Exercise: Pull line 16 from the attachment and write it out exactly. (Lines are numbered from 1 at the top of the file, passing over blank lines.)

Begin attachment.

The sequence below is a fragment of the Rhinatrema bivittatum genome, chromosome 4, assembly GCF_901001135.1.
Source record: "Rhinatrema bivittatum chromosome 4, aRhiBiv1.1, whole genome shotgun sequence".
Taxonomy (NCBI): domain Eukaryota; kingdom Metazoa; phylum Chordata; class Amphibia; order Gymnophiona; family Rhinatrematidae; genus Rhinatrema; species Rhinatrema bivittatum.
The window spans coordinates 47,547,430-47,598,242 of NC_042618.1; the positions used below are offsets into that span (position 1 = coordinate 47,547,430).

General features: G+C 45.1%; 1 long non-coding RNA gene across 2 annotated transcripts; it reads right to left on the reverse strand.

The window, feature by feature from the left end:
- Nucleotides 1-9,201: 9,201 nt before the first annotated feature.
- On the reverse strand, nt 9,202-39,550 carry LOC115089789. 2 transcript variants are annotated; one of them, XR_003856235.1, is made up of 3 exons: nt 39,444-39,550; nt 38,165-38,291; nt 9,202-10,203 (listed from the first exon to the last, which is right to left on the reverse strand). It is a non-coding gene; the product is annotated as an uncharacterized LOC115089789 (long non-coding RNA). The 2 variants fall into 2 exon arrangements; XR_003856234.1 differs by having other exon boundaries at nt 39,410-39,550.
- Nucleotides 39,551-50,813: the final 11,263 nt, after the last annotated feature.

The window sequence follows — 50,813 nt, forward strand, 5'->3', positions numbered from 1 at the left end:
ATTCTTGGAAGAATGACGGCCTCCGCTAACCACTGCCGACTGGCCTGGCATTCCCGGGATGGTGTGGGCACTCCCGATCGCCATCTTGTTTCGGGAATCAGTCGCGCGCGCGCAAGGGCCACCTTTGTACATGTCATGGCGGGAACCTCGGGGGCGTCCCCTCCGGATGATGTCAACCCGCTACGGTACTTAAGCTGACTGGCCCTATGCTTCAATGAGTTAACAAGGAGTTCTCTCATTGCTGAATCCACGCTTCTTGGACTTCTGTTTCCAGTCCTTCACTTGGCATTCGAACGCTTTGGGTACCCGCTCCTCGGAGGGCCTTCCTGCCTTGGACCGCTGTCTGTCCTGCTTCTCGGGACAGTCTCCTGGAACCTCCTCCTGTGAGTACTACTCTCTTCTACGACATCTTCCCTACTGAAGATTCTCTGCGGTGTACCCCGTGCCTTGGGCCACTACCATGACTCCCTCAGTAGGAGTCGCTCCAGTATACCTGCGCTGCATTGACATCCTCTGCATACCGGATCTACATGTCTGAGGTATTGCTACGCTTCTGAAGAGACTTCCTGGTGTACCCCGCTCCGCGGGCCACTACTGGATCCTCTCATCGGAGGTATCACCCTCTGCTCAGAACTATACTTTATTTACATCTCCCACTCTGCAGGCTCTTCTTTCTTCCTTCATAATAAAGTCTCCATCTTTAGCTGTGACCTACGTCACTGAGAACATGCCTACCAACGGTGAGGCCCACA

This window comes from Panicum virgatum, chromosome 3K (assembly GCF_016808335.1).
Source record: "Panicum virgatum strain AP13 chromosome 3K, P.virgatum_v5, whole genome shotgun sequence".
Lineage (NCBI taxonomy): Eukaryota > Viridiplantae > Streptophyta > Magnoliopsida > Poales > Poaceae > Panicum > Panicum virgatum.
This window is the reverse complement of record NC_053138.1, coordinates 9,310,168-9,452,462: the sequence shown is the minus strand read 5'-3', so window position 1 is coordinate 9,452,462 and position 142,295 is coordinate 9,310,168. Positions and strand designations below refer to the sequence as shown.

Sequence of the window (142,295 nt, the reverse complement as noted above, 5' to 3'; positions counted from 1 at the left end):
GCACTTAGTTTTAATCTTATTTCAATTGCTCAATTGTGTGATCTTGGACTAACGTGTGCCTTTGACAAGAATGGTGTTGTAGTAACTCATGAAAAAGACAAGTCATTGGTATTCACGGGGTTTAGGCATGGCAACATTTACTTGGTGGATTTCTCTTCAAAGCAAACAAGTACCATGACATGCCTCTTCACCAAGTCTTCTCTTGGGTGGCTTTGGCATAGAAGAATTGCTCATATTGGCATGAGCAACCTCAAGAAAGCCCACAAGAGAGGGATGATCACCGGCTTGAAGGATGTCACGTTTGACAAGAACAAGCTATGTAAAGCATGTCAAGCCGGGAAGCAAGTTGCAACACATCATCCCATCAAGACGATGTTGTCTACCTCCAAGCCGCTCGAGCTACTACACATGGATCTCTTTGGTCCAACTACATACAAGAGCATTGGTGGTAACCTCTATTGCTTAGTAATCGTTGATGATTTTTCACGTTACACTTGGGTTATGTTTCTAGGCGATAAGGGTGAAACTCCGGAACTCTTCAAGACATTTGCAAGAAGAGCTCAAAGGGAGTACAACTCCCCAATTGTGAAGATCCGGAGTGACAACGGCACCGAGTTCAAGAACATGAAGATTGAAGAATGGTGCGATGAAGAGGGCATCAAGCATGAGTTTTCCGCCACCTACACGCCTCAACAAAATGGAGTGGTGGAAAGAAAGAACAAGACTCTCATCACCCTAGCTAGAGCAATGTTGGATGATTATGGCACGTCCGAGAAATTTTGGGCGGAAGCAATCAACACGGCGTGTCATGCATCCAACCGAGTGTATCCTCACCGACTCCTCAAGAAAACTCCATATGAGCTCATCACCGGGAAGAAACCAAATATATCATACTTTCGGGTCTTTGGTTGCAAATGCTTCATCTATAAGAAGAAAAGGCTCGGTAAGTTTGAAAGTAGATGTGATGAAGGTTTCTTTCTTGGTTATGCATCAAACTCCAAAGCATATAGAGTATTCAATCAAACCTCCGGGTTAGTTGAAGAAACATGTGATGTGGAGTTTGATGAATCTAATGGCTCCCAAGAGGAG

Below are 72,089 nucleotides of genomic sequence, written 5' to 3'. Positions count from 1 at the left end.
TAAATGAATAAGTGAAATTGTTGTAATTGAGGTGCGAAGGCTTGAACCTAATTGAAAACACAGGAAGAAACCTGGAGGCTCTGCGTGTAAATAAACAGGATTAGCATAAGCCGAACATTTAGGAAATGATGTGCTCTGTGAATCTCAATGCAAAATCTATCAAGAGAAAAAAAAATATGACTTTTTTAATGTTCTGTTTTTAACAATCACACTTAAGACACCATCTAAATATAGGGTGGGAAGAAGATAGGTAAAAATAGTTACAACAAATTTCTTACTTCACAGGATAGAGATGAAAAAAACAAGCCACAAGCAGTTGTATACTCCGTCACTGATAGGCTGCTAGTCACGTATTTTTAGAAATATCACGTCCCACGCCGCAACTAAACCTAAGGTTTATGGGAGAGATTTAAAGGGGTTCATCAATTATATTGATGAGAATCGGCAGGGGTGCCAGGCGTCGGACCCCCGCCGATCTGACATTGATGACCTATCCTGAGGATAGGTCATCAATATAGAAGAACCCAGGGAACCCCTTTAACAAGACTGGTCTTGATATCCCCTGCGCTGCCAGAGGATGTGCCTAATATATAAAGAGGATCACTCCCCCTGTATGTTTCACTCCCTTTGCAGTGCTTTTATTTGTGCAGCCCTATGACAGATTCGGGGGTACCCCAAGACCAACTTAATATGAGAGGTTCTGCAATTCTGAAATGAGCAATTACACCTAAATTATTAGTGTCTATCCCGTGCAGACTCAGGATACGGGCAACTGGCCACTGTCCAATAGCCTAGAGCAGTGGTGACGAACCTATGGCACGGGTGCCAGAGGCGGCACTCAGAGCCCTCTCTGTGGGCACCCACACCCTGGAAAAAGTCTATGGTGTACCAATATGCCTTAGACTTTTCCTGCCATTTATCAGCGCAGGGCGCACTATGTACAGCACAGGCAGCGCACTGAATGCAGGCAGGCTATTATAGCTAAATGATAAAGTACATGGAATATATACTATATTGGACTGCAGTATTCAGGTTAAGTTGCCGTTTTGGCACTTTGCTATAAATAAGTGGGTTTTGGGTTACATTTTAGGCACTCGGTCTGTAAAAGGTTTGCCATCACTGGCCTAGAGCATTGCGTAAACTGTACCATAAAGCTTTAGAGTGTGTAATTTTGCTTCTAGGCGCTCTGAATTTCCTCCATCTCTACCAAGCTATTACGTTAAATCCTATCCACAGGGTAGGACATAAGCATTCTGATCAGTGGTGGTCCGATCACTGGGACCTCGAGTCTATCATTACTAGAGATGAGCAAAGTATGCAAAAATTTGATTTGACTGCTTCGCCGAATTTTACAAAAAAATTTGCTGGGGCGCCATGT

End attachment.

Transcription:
Sequence of the window (142,295 nt, the reverse complement as noted above, 5' to 3'; positions counted from 1 at the left end):